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J Infect Dis. 2006 Jul 15;194(2):208-5. Epub 2006 Jun 13.

The distribution and intensity of parasite sequestration in comatose Malawian children.

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Laboratory of Malaria and Vector Research, National Institute of Allergy and Infectious Diseases, National Institutes of Health, Bethesda, MD 20892, USA.



The sequestration of Plasmodium falciparum-infected erythrocytes in capillary beds is a characteristic feature of severe malaria and is believed to be central to disease pathogenesis. Sequestration occurs in all P. falciparum infections, including those in asymptomatic individuals. Therefore, sequestration cannot be the sole determinant of severe disease; the intensity or distribution of infected erythrocytes may also contribute. Discerning the relationship between sequestration and well-defined clinical syndromes may enhance understanding of disease mechanisms.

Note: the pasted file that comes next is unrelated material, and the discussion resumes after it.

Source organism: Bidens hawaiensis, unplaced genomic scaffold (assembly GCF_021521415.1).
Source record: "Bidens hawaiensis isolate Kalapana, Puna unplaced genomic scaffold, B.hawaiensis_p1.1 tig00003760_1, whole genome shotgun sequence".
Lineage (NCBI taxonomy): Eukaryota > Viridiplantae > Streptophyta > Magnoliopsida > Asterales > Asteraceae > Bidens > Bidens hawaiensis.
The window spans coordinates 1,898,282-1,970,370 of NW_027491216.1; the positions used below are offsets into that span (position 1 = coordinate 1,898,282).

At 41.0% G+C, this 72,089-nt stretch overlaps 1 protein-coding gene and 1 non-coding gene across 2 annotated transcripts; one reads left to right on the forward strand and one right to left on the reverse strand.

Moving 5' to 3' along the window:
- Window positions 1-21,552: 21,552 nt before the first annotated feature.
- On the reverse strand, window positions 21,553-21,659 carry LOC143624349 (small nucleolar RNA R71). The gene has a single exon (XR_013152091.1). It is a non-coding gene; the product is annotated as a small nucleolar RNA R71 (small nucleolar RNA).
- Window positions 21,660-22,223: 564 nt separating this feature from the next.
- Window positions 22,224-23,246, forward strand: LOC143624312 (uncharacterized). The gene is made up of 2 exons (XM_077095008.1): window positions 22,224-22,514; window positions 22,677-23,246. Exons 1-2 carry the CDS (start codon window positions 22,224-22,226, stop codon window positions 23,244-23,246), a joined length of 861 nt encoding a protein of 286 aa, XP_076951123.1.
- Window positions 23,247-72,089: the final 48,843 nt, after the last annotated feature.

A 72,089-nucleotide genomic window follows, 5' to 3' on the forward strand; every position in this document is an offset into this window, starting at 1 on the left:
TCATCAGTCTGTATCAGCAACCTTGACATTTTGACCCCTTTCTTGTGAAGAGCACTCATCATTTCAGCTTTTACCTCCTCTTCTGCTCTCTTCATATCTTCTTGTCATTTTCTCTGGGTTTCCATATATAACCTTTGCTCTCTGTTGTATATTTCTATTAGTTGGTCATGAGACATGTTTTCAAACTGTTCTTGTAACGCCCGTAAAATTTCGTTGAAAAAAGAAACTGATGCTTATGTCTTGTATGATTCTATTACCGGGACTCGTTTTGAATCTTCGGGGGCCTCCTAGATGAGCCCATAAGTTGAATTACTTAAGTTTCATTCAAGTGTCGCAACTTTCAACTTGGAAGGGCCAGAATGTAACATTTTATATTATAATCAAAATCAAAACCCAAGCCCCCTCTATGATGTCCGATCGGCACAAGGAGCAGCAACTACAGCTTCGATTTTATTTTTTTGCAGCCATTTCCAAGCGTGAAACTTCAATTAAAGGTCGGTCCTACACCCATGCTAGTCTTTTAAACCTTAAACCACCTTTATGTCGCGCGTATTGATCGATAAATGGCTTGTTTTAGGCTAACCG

We measured the concentration of parasite-derived lactate dehydrogenase (pLDH) in tissue samples obtained at autopsy from patients with clinically defined cerebral malaria. On the basis of the autopsy findings, patients were divided into 2 groups: those with an identifiable, nonmalarial cause of death and those without, who were presumed to have died of cerebral malaria. The concentration of pLDH, as determined by enzyme-linked immunosorbent assay, was used to estimate parasite load in different organs.


When pLDH could be detected, the parasite load was higher in patients with presumed cerebral malaria than in parasitemic patients with assumed cerebral malaria with a nonmalaria cause of death identified at autopsy (P<.05 for brain, intestine, and skin).


These findings suggest that sequestration in patients with fatal cerebral malaria occurs in multiple organs and does not reflect a predilection in the parasite for the cerebral vasculature.

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